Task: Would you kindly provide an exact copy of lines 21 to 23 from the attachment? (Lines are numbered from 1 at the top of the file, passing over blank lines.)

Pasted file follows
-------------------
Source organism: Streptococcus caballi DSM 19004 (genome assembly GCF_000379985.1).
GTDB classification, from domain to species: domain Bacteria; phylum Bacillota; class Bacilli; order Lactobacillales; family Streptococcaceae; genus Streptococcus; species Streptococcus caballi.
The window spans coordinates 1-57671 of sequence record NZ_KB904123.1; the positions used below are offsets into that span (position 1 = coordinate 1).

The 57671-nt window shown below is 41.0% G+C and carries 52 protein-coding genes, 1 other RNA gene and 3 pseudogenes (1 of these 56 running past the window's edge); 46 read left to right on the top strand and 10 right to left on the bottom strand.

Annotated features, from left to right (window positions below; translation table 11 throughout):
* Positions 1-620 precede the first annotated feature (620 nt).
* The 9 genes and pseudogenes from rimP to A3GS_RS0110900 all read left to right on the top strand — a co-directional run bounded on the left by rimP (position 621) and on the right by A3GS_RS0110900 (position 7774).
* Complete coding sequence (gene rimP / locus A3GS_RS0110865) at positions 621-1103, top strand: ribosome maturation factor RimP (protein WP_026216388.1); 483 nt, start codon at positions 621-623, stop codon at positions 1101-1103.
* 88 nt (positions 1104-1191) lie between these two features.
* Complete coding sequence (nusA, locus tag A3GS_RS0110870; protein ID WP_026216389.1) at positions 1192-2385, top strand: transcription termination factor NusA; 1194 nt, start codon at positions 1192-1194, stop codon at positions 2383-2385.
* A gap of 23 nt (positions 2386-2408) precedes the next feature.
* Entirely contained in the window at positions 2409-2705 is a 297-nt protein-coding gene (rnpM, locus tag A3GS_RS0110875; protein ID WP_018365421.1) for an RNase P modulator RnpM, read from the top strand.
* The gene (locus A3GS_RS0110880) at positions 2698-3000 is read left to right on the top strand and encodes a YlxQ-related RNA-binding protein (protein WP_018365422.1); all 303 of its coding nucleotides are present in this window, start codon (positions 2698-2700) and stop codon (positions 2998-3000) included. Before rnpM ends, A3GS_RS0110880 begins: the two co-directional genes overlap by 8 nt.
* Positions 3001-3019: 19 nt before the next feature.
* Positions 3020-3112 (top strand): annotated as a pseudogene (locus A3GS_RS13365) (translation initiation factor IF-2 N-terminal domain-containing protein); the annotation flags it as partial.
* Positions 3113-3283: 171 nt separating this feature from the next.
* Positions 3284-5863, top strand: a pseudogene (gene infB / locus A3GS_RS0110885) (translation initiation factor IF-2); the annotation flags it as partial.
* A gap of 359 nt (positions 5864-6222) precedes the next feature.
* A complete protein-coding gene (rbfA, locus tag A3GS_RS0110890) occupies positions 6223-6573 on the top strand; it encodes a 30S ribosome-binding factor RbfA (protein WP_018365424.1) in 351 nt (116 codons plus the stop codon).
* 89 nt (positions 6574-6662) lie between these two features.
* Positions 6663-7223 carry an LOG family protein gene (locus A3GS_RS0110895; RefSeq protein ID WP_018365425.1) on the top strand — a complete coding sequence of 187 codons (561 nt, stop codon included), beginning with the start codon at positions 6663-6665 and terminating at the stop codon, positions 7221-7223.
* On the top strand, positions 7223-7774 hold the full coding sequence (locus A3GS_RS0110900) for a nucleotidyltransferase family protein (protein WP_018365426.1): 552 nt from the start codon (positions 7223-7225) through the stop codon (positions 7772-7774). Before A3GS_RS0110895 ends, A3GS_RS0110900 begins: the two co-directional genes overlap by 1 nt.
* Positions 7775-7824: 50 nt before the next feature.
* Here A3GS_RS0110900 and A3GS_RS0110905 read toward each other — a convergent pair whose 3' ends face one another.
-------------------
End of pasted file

* Positions 6663-7223 carry an LOG family protein gene (locus A3GS_RS0110895; RefSeq protein ID WP_018365425.1) on the top strand — a complete coding sequence of 187 codons (561 nt, stop codon included), beginning with the start codon at positions 6663-6665 and terminating at the stop codon, positions 7221-7223.
* On the top strand, positions 7223-7774 hold the full coding sequence (locus A3GS_RS0110900) for a nucleotidyltransferase family protein (protein WP_018365426.1): 552 nt from the start codon (positions 7223-7225) through the stop codon (positions 7772-7774). Before A3GS_RS0110895 ends, A3GS_RS0110900 begins: the two co-directional genes overlap by 1 nt.
* Positions 7775-7824: 50 nt before the next feature.